I had been looking to do this type of cookie for awhile…not because of the actual cookie but the cookie molds are fantastic! Ok…I know, that’s a little odd but hey, every one has to have a reason why they cook, yes?
This recipe is from Godecookery on line:
The Springerle cookie originated in Swabia & Switzerland by the 14th century; we use our own, original recipe, based directly on the Baseler Springerle receipt, one of the oldest Springerle recipes known to exist today:
Take 1 pound flour and pass it through a fine sieve and place it overnight in the oven hole (to keep it warm). Take a pound of dry sugar and 4 eggs, but big ones, 2 spoons cleaned anise (if you want good ones then roast the anise first). Then 2 tablespoons aged Baseler cherry schnapps (helps to get rid of the egg taste and helps the dough rise). Let the oldest boy mix the sugar eggs and anise. Then the second oldest, then the third, altogether at least 1/2 hour. Then add the schnapps, mix the flour, and knead the dough until it stays together. Roll the dough out, but not too thin, and carefully press, but with enough pressure the mold into it. Afterwards store on flour dusted board for 24 hours, in a warm place. Then bake with low heat. To get them nice and white, before baking, dust some flour on them and then blow it away. If you don’t get feet (a bottom layer) in your springerle, then the boys or the house girl will scold you: “It was badly stirred, or there was a draught in the room.” Springerle without feet are a nuisance.
Source: http://www.springerle.com/springerleE/REZEPT/rez03.html <Feb. 7, 2004>
4 C. Flour 2 C. Sugar 2 tsp ground anise 2 TBS schnapps
Gathering all 5 of the ingredients together was fairly easy.
I did have to change the cherry schnapps for peach. (The peach was on hand)
I combined the flour and sugar first,and then added in the ground anise, mixing well.
Next I made a well in the center of the dry ingredients and added the eggs and the schnapps.
Now the original recipe calls for cherry schnapps as it hides the egg flavor and helps the rising process. I had peach schnapps on hand so used that. I justify the change as the flavor does not matter so much as long as it goes with the anise and covers up the extreme eggyness of the batter.
When mixing the dough together, I found that the dough crumbles a lot for the first few minutes.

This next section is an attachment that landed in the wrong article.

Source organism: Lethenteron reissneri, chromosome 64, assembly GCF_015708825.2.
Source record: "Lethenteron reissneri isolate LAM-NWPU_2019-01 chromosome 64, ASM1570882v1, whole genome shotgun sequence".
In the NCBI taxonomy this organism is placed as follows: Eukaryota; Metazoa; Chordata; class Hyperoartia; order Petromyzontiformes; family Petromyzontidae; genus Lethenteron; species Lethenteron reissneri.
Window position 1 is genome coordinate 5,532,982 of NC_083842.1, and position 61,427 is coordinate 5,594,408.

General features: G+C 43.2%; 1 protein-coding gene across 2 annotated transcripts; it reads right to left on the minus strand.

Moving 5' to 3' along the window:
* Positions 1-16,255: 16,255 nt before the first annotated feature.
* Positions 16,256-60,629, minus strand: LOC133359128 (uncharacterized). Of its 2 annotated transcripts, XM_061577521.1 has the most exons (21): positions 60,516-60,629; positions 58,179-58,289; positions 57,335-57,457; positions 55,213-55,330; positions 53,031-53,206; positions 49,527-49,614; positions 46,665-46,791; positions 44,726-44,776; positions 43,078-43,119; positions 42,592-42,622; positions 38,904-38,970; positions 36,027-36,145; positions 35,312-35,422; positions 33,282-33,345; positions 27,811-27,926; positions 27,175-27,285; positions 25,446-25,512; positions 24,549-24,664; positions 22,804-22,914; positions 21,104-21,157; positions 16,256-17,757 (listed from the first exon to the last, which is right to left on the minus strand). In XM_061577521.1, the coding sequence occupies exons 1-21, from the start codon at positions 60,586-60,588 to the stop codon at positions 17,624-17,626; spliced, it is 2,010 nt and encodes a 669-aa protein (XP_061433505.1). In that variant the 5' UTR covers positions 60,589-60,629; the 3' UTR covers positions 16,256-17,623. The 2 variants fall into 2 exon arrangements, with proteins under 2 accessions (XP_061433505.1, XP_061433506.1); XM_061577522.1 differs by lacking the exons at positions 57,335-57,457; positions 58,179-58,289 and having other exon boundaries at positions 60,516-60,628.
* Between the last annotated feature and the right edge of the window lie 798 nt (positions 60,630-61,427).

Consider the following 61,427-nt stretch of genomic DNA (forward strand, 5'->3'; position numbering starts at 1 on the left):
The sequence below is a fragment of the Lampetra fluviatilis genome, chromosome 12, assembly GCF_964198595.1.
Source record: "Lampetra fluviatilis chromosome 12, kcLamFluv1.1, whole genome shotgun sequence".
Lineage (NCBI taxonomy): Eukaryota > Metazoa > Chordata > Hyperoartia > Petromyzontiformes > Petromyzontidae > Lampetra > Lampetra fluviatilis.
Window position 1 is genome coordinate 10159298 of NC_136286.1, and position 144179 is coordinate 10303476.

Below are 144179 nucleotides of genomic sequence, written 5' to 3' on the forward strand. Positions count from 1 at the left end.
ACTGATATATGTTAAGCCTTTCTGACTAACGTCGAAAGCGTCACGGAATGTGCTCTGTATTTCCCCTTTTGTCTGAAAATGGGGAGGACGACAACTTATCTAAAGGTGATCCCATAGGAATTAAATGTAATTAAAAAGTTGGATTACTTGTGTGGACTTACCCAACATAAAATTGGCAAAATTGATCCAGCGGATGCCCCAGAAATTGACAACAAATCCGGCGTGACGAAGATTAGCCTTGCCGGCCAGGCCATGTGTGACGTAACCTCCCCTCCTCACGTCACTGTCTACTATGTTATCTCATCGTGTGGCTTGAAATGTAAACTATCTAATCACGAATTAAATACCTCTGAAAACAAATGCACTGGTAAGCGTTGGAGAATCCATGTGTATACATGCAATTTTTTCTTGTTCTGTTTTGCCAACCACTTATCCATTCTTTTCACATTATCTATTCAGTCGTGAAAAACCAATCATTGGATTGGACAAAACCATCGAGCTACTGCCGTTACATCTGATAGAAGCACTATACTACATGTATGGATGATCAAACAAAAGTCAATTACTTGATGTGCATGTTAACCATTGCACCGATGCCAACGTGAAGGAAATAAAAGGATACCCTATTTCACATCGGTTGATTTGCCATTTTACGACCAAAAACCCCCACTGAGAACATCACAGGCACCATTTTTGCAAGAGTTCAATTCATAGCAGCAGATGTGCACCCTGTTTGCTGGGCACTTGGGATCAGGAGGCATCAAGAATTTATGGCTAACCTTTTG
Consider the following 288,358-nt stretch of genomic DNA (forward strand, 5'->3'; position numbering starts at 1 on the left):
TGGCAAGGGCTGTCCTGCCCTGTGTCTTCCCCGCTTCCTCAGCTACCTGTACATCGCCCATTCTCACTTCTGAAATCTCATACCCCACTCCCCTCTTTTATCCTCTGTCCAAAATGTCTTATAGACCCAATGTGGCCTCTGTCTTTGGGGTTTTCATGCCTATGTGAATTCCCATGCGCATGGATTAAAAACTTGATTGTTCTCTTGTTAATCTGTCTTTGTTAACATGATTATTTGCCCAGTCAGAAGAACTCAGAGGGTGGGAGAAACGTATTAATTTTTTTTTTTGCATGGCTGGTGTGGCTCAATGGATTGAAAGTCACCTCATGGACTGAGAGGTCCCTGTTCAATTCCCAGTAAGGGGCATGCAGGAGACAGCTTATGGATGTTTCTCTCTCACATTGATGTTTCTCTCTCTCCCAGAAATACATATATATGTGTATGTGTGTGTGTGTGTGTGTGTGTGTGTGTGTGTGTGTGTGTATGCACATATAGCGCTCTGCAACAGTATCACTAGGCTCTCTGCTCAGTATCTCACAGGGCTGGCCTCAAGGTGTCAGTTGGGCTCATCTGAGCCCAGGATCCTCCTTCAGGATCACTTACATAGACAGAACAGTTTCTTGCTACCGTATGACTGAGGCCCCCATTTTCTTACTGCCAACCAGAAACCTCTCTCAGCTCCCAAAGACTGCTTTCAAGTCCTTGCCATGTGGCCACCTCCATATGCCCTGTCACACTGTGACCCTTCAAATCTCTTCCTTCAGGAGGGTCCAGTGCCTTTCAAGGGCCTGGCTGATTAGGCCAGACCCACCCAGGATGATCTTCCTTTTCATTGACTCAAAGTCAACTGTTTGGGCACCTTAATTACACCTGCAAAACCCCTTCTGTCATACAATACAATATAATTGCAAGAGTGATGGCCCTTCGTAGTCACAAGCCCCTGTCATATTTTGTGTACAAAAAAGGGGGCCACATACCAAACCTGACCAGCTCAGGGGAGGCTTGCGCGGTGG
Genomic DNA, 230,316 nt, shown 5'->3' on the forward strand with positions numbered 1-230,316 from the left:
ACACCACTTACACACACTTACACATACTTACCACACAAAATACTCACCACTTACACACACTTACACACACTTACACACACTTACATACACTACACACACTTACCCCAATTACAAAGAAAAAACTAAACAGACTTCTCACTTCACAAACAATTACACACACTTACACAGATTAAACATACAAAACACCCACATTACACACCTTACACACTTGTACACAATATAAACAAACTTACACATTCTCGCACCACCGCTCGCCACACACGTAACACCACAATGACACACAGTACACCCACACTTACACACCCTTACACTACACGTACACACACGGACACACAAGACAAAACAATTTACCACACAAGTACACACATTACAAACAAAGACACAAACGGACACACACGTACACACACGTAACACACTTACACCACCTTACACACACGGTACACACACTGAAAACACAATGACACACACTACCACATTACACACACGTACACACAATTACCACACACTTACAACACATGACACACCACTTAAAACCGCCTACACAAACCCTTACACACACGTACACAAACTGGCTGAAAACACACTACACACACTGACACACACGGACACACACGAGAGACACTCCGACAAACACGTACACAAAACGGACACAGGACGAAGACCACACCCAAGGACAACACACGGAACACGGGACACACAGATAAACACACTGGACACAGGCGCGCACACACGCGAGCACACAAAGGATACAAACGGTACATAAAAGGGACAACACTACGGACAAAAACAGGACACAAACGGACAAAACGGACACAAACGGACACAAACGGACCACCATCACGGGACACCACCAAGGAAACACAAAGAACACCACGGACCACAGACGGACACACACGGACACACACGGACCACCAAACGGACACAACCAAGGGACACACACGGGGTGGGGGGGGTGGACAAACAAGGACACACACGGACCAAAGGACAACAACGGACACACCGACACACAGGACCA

Keeping kneading. The dough does eventually incorporate everything though there will be a moment or 4 when there will be a temptation to add in another egg or a touch of milk. Do not do this! Keep on kneading. Everything will blend well turning into this rich, slightly sticky yummy dough.
When the dough ball stage has been reached, turn out on to a well floured surface and roll to about ¼ (or slightly thicker). You want a good thickness as you have to really press the molds down to get a good definition. If the dough is to thin the dough will not be pressed into the mold.
Sprinkle the surface with flour and make sure that under the dough is well floured too. At this point you can either flour your cookie molds or lightly grease them. I lightly floured the dough and lightly greased my molds as there will be some serious presage onto the dough going on.
Press the mold into the dough, so that the carvings will show through. Do not be scared to LEAN into it.
Peal the mold off carefully then using a sharp knife cut out the pressed dough from the main batch of dough.
Place either on a parchment lined cookie sheet or a floured surface to dry.
Once all the cookies have been pressed, cut and set onto a surface, allow to dry for 12-24 hours depending on the humidity then bake the cookies at 325 until dry but not golden. Keep a close eye on the cookies. Do not over cook!
Here is a larger over view. Some of the cookies came out sharper in image then others. Those are the ones I really leaned into while making.
Once cooked, they come out very rich and almost cake like. Yummy! You can freeze the cooked cookies. Unless the cookies are straight from the oven they will be thick and biscotti like. They are excellent dunked in milk, coffee or schnapps.